Almost every home we have lived in since we married has had a clothes line. The year before last we finally installed one at this house. Looking back, I remember when I first started hanging clothes out I had no idea how to keep the puckers that the pegs from being so noticeable. Over the years I have figured out a few ways that help. Here they are:
1. Hang t-shirts from the arm pits area
2. Hang button up shirts upside down at the seams.
3. Dish towels, towels, napkins, wash cloths, anything square from the corners
4. Sheets (I love line dried sheets) I fold in fourths and hang with the fold at the top.
5. Pillow cases get hung upside down.
6. I hang jeans from the waist with one peg at each front pocket,
7. Dress pants get hung folded along the creases of the legs the pegged at the waist.
8. Underwear gets hung just as you would wear them with a peg at each side.
9. Bras get one peg at the snap.
10. Rugs get one peg at each corner (if they are allowed to drape over the line you get a
crease where the line was.)
11. I have an umbrella clothes line so I always hang the underwear in the center of the line.
That way everybody doesn’t see them as they drive by or stop in.
When I take the clothes out of the washer, I shake them a little to separate them from each other, and place them in the laundry basket. When hanging them on the line I take them out of the basket and give them a good snap. This helps to shake out some of the wrinkles. Then hang them. Once they are dry, I un-peg them and give them another good snap (sometimes insects land on the clothes and this helps to remove them.) I usually fold them before I put them in the laundry basket, this also helps with wrinkles.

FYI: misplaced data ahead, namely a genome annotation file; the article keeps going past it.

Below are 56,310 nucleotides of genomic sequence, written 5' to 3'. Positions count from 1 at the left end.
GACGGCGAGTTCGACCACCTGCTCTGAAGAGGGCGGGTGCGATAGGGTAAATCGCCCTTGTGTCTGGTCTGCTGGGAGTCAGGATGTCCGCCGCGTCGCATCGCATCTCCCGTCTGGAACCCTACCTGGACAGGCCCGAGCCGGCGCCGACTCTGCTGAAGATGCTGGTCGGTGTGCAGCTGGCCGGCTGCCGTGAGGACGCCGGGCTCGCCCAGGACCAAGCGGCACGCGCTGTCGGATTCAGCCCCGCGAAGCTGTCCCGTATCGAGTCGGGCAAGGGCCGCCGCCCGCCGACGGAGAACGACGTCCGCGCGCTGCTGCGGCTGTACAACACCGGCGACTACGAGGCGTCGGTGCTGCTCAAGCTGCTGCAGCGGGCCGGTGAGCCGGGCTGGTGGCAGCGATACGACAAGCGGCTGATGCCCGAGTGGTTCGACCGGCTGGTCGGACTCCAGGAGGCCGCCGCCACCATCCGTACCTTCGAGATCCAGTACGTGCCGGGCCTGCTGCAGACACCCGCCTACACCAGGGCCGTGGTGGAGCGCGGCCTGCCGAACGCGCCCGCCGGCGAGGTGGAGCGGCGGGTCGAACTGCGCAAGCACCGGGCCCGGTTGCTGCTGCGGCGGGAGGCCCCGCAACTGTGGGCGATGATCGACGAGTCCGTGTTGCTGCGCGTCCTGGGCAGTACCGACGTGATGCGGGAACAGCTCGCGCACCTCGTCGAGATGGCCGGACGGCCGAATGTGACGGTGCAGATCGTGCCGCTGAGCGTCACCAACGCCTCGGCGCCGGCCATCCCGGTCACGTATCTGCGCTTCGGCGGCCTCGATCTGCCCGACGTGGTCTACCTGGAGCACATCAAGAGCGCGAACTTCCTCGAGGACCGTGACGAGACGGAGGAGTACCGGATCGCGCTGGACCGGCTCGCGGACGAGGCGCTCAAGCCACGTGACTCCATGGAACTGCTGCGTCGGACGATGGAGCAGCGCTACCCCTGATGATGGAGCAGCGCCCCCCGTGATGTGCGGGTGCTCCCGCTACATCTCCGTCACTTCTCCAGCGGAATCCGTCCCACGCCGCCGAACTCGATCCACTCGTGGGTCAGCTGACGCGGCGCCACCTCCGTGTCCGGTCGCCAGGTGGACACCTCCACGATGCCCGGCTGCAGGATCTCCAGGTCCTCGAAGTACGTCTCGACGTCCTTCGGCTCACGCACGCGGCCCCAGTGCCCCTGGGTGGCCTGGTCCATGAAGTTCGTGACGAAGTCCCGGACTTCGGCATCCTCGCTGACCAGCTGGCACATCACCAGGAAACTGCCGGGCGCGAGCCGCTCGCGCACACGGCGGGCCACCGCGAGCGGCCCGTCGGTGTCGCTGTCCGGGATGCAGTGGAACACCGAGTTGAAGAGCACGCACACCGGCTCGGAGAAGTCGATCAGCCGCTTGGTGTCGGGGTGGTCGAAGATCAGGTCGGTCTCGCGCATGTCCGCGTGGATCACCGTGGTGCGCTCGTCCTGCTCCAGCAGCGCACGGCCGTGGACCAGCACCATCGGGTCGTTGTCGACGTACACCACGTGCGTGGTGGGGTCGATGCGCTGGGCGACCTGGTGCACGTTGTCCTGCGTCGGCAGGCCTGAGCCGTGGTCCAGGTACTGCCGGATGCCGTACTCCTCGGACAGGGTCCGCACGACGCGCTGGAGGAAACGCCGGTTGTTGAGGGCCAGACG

It is best to hang clothes out on a windy day, all the flapping around helps to soften them a little.
Line dried clothes are always stiffer, but towels and dish towels are so much more absorbent. Have you ever tried to dry a spill with a towel and it just smeared it around? You don’t usually get that with a line dried towel. It will really soak up a spill.
Other benefits of using a clothes line are:
It lowers your electric bill.
It helps your clothes last longer (the dryer is really harsh on elastic and all that lint you clean out of the lint trap are really fibers from your clothes.)
You get fresh air and sunshine while you are hanging them out and taking them in.
You also get a little bit of exercise.
I also get the joy of the peace and quiet of being outside with no noise except the occasional car passing by.
I only use my clothes line in the summer and usually only get to use it on the weekends, but with the weather we’ve been having lately, it’s hard to get them hung out at all because of the rain.
I have tried hanging them inside, but we just don’t have much space for that. If you can’t hang your clothes outside there are some really good accordion style clothes lines that will fit in front of a window, on a porch or patio.